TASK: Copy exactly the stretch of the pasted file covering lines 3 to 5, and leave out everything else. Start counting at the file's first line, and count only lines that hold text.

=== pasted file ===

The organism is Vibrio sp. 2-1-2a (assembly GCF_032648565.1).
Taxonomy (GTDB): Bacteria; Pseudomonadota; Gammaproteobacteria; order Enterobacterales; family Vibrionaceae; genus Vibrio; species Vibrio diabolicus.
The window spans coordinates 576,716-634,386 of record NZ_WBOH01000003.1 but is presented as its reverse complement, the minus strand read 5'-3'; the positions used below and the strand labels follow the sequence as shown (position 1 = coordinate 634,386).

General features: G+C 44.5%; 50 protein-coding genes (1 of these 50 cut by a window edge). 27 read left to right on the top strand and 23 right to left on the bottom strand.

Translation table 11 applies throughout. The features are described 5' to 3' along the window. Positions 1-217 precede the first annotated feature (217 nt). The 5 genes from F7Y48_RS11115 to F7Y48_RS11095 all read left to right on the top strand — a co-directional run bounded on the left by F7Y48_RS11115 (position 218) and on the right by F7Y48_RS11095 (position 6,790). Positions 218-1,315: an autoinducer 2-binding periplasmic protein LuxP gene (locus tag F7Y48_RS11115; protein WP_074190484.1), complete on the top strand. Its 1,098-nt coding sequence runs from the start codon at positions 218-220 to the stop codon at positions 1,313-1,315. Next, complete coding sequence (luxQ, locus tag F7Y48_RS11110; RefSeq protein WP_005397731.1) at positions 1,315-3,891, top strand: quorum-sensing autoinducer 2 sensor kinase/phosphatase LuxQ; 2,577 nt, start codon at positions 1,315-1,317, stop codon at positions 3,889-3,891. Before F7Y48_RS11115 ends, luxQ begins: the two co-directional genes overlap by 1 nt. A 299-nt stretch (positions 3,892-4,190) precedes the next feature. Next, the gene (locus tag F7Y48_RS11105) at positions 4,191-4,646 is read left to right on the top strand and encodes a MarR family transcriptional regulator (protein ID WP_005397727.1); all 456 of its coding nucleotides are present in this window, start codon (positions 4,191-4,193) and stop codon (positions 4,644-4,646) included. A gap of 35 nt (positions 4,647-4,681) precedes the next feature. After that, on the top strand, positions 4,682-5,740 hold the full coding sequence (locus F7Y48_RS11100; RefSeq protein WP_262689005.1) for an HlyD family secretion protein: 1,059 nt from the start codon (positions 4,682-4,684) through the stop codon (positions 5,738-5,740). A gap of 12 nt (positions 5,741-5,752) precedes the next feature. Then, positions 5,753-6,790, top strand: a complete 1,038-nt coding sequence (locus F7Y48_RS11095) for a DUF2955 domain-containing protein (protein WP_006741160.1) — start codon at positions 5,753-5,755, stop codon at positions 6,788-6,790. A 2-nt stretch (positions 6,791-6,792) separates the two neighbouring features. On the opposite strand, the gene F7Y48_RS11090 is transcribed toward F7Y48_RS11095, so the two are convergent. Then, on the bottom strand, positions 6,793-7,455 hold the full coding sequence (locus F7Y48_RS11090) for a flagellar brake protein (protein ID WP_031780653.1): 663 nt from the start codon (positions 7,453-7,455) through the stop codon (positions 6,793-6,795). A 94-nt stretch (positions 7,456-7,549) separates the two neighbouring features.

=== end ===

The window spans coordinates 576,716-634,386 of record NZ_WBOH01000003.1 but is presented as its reverse complement, the minus strand read 5'-3'; the positions used below and the strand labels follow the sequence as shown (position 1 = coordinate 634,386).

General features: G+C 44.5%; 50 protein-coding genes (1 of these 50 cut by a window edge). 27 read left to right on the top strand and 23 right to left on the bottom strand.

Translation table 11 applies throughout. The features are described 5' to 3' along the window. Positions 1-217 precede the first annotated feature (217 nt). The 5 genes from F7Y48_RS11115 to F7Y48_RS11095 all read left to right on the top strand — a co-directional run bounded on the left by F7Y48_RS11115 (position 218) and on the right by F7Y48_RS11095 (position 6,790). Positions 218-1,315: an autoinducer 2-binding periplasmic protein LuxP gene (locus tag F7Y48_RS11115; protein WP_074190484.1), complete on the top strand. Its 1,098-nt coding sequence runs from the start codon at positions 218-220 to the stop codon at positions 1,313-1,315. Next, complete coding sequence (luxQ, locus tag F7Y48_RS11110; RefSeq protein WP_005397731.1) at positions 1,315-3,891, top strand: quorum-sensing autoinducer 2 sensor kinase/phosphatase LuxQ; 2,577 nt, start codon at positions 1,315-1,317, stop codon at positions 3,889-3,891. Before F7Y48_RS11115 ends, luxQ begins: the two co-directional genes overlap by 1 nt. A 299-nt stretch (positions 3,892-4,190) precedes the next feature. Next, the gene (locus tag F7Y48_RS11105) at positions 4,191-4,646 is read left to right on the top strand and encodes a MarR family transcriptional regulator (protein ID WP_005397727.1); all 456 of its coding nucleotides are present in this window, start codon (positions 4,191-4,193) and stop codon (positions 4,644-4,646) included. A gap of 35 nt (positions 4,647-4,681) precedes the next feature. After that, on the top strand, positions 4,682-5,740 hold the full coding sequence (locus F7Y48_RS11100; RefSeq protein WP_262689005.1) for an HlyD family secretion protein: 1,059 nt from the start codon (positions 4,682-4,684) through the stop codon (positions 5,738-5,740). A gap of 12 nt (positions 5,741-5,752) precedes the next feature. Then, positions 5,753-6,790, top strand: a complete 1,038-nt coding sequence (locus F7Y48_RS11095) for a DUF2955 domain-containing protein (protein WP_006741160.1) — start codon at positions 5,753-5,755, stop codon at positions 6,788-6,790. A 2-nt stretch (positions 6,791-6,792) separates the two neighbouring features. On the opposite strand, the gene F7Y48_RS11090 is transcribed toward F7Y48_RS11095, so the two are convergent. Then, on the bottom strand, positions 6,793-7,455 hold the full coding sequence (locus F7Y48_RS11090) for a flagellar brake protein (protein ID WP_031780653.1): 663 nt from the start codon (positions 7,453-7,455) through the stop codon (positions 6,793-6,795). A 94-nt stretch (positions 7,456-7,549) separates the two neighbouring features.